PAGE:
Sheila Markham

in conversation

The Interviews

Malcolm Lamb

Malcolm Lamb

Tanners are an endangered species in this country. When I grew up in Liverpool there were thirty-five tanneries on Merseyside. Now there are two and they are both struggling. As a child I remember cycling down to the ferry and being fascinated by the piles of hides in the docks. When I left school after the War, I joined a tannery as a trainee manager. It was an old-fashioned apprenticeship and I was paid enough money for my travelling expenses and no more.

   Tanning is a grubby business. Dog dung was regularly used until the 1920s to remove the non-leather-making proteins in the skin, and is now replaced by synthetic enzymes. When I started it was still possible to pass out in the lime yard where the raw skins are soaked in pits. Basically the aim of tanning is to convert putrescible protein into a non-putrescible substance. Although I am a commercial tanner, my apprenticeship included enough chemistry to link in with the practicalities of the industry.

   The tanning process was undoubtedly discovered by accident when one of our early ancestors probably dropped an animal skin into a forest pool, and noticed that it acquired a new property, namely, that it did not dry out, crack or in any way deteriorate. When softened with animal fat, it becomes suitable for making clothing and protection for his feet, which in turn helped to extend his hunting range. In short, the raw skin became leather. He did not of course appreciate that this desirable quality had been achieved by tannin or tannic acid leaching out of the leaves and bark of the forest trees. For example oak bark contains a lot of tannic acid.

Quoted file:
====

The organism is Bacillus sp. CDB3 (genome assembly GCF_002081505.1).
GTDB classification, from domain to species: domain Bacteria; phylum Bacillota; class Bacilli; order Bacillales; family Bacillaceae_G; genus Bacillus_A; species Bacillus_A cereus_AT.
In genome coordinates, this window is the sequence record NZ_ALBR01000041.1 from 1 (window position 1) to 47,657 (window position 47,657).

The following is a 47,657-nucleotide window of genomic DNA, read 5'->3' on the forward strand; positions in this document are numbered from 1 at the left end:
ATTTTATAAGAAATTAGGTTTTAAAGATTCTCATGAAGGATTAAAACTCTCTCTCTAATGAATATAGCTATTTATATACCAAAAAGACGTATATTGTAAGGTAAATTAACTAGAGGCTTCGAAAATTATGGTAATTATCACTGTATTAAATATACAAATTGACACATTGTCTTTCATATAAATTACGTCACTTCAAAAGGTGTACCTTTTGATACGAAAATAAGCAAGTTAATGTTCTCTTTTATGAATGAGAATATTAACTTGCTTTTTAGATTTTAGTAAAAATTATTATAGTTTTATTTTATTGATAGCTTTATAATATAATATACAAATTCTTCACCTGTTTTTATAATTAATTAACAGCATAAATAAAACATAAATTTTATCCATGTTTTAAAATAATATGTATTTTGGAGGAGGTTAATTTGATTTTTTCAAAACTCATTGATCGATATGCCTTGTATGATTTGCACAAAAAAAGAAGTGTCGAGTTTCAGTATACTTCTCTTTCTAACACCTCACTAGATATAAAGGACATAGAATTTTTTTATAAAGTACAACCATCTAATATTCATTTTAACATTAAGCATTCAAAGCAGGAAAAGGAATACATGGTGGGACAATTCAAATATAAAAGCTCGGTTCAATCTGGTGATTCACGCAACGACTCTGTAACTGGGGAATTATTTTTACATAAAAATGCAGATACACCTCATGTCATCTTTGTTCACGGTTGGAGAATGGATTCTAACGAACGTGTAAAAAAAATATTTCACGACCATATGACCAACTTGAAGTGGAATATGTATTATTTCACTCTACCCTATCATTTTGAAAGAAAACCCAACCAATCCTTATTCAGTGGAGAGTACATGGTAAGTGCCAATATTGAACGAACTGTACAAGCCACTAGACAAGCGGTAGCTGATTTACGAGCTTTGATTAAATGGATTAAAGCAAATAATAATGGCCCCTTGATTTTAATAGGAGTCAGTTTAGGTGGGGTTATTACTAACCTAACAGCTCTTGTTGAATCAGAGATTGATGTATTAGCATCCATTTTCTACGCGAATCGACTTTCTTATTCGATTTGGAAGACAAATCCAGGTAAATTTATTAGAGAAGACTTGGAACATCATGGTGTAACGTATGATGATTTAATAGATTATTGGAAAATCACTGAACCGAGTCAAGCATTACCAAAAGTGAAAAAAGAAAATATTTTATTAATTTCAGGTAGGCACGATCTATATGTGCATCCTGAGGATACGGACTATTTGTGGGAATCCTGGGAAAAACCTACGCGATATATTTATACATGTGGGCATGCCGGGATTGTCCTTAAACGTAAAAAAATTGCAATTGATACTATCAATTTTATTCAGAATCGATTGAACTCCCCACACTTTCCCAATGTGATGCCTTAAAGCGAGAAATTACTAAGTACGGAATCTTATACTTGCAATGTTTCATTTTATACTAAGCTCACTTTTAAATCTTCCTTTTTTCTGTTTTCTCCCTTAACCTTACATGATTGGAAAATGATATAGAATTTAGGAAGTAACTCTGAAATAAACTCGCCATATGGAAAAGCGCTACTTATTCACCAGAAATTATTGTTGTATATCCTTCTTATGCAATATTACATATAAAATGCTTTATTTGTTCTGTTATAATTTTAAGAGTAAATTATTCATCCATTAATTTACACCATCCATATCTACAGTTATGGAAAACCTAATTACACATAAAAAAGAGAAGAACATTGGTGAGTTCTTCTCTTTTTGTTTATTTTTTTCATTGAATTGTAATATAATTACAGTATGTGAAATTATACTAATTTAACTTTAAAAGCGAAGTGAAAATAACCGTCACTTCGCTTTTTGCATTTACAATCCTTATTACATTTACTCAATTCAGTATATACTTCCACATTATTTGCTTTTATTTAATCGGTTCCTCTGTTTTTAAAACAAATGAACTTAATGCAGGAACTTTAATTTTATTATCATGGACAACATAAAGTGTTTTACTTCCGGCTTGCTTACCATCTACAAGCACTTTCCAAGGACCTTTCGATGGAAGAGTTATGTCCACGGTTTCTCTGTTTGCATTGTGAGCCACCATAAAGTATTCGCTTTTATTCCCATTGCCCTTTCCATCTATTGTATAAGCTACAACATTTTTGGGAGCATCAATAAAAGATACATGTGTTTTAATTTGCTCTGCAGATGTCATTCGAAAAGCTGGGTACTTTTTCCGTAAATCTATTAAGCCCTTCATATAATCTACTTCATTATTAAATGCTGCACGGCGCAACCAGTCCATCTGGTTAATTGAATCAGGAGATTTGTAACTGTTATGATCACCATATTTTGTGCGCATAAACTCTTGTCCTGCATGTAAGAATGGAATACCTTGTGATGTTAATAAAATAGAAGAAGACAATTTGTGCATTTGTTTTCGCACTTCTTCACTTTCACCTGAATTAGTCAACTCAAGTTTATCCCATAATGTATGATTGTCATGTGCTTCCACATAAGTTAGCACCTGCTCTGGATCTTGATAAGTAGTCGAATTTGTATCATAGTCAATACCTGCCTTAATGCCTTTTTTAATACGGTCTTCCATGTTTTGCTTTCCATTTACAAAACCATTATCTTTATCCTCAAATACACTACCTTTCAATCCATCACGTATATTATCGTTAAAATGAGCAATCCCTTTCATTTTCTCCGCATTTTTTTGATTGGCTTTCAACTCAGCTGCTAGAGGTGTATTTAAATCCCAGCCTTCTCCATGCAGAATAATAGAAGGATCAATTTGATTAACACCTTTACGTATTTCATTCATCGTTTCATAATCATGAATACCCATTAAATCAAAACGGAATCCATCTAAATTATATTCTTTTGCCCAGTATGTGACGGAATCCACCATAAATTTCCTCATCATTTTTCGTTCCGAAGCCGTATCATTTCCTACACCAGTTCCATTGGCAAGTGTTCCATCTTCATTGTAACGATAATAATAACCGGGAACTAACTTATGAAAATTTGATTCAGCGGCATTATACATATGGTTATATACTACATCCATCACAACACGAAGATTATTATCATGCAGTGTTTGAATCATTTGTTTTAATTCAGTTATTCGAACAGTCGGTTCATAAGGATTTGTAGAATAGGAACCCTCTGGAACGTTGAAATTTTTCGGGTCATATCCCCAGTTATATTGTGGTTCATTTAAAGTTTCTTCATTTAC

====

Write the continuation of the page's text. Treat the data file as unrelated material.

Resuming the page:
When I finished my training, I went to Nigeria in 1955. The tanning industry was already in decline in this country and I would certainly have been made redundant years ago if I had stayed here. In Nigeria I had to turn my hand to everything - not only trading in skins, but also ground nuts, cotton, beeswax and other commodities. Going to Northern Nigeria was my equivalent of a university education. I learnt the language, trading methods and ways of the Hausa people. Barry Unsworth’s Sacred Hunger, winner of the 1992 Booker Prize, gives a wonderful insight into the fascination of Africa.